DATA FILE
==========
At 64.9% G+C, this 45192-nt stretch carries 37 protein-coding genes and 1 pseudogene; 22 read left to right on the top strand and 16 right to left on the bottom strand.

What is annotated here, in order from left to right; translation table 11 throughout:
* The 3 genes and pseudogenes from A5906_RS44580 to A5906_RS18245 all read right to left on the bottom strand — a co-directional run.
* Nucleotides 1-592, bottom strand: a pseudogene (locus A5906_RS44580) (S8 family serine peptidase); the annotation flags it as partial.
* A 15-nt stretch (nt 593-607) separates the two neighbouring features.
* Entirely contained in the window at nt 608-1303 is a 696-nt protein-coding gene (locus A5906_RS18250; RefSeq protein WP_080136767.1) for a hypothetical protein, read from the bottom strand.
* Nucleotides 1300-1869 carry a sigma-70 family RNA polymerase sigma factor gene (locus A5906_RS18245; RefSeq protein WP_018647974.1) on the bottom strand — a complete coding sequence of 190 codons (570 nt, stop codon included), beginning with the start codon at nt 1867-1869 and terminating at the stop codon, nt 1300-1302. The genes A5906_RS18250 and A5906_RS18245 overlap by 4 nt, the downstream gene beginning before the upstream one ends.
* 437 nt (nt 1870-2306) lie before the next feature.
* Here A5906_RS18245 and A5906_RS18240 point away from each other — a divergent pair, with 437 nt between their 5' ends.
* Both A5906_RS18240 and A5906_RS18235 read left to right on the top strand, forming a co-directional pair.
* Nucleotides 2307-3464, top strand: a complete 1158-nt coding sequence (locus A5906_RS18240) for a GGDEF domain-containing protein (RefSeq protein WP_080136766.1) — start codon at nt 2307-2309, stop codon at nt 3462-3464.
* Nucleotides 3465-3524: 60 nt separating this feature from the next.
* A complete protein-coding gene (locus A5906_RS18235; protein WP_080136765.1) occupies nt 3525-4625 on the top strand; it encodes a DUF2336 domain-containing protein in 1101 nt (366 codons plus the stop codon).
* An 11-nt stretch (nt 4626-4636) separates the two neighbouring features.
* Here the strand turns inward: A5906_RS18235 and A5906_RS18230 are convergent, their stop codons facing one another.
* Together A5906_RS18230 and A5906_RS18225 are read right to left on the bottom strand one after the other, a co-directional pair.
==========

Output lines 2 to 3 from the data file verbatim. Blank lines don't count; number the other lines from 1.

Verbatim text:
What is annotated here, in order from left to right; translation table 11 throughout:
* The 3 genes and pseudogenes from A5906_RS44580 to A5906_RS18245 all read right to left on the bottom strand — a co-directional run.